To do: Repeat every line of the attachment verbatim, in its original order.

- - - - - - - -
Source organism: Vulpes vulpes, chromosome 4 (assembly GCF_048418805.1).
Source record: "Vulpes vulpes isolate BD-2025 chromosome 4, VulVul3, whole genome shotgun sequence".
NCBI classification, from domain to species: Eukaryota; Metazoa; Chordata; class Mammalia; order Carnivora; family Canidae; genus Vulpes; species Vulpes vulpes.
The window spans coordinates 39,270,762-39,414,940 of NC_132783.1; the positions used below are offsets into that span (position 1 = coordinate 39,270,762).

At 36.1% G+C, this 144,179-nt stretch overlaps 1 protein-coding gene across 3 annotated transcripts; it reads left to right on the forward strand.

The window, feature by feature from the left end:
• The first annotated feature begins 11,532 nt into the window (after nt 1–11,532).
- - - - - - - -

Source organism: Vulpes vulpes, chromosome 4 (assembly GCF_048418805.1).
Source record: "Vulpes vulpes isolate BD-2025 chromosome 4, VulVul3, whole genome shotgun sequence".
NCBI classification, from domain to species: Eukaryota; Metazoa; Chordata; class Mammalia; order Carnivora; family Canidae; genus Vulpes; species Vulpes vulpes.
The window spans coordinates 39,270,762-39,414,940 of NC_132783.1; the positions used below are offsets into that span (position 1 = coordinate 39,270,762).

At 36.1% G+C, this 144,179-nt stretch overlaps 1 protein-coding gene across 3 annotated transcripts; it reads left to right on the forward strand.

The window, feature by feature from the left end:
• The first annotated feature begins 11,532 nt into the window (after nt 1–11,532).